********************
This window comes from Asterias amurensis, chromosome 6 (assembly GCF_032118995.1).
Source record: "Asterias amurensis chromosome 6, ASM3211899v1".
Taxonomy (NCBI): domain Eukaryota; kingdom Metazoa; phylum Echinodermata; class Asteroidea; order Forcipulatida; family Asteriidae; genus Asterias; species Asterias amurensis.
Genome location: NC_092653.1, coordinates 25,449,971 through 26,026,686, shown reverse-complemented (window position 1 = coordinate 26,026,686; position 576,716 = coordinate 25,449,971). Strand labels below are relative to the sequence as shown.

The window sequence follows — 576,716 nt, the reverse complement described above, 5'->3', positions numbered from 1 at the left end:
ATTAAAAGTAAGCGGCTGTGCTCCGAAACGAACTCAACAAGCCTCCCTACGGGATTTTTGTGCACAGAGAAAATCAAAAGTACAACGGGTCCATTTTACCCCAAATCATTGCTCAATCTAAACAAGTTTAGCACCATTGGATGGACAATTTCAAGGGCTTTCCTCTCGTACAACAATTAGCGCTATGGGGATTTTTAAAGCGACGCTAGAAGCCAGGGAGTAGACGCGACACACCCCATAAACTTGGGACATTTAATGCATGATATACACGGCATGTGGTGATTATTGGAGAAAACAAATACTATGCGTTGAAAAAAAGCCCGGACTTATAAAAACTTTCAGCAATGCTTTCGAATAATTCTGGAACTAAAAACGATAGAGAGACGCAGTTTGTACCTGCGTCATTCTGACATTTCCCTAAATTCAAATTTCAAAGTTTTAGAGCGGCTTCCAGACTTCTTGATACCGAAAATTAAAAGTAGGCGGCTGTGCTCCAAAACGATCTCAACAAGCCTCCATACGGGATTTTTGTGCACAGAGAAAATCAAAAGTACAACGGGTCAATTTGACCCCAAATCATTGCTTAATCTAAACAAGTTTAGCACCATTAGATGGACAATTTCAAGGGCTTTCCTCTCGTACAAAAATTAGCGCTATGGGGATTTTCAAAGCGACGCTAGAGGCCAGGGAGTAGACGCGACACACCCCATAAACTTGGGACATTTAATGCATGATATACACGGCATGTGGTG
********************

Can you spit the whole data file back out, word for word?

This window comes from Asterias amurensis, chromosome 6 (assembly GCF_032118995.1).
Source record: "Asterias amurensis chromosome 6, ASM3211899v1".
Taxonomy (NCBI): domain Eukaryota; kingdom Metazoa; phylum Echinodermata; class Asteroidea; order Forcipulatida; family Asteriidae; genus Asterias; species Asterias amurensis.
Genome location: NC_092653.1, coordinates 25,449,971 through 26,026,686, shown reverse-complemented (window position 1 = coordinate 26,026,686; position 576,716 = coordinate 25,449,971). Strand labels below are relative to the sequence as shown.

The window sequence follows — 576,716 nt, the reverse complement described above, 5'->3', positions numbered from 1 at the left end:
ATTAAAAGTAAGCGGCTGTGCTCCGAAACGAACTCAACAAGCCTCCCTACGGGATTTTTGTGCACAGAGAAAATCAAAAGTACAACGGGTCCATTTTACCCCAAATCATTGCTCAATCTAAACAAGTTTAGCACCATTGGATGGACAATTTCAAGGGCTTTCCTCTCGTACAACAATTAGCGCTATGGGGATTTTTAAAGCGACGCTAGAAGCCAGGGAGTAGACGCGACACACCCCATAAACTTGGGACATTTAATGCATGATATACACGGCATGTGGTGATTATTGGAGAAAACAAATACTATGCGTTGAAAAAAAGCCCGGACTTATAAAAACTTTCAGCAATGCTTTCGAATAATTCTGGAACTAAAAACGATAGAGAGACGCAGTTTGTACCTGCGTCATTCTGACATTTCCCTAAATTCAAATTTCAAAGTTTTAGAGCGGCTTCCAGACTTCTTGATACCGAAAATTAAAAGTAGGCGGCTGTGCTCCAAAACGATCTCAACAAGCCTCCATACGGGATTTTTGTGCACAGAGAAAATCAAAAGTACAACGGGTCAATTTGACCCCAAATCATTGCTTAATCTAAACAAGTTTAGCACCATTAGATGGACAATTTCAAGGGCTTTCCTCTCGTACAAAAATTAGCGCTATGGGGATTTTCAAAGCGACGCTAGAGGCCAGGGAGTAGACGCGACACACCCCATAAACTTGGGACATTTAATGCATGATATACACGGCATGTGGTG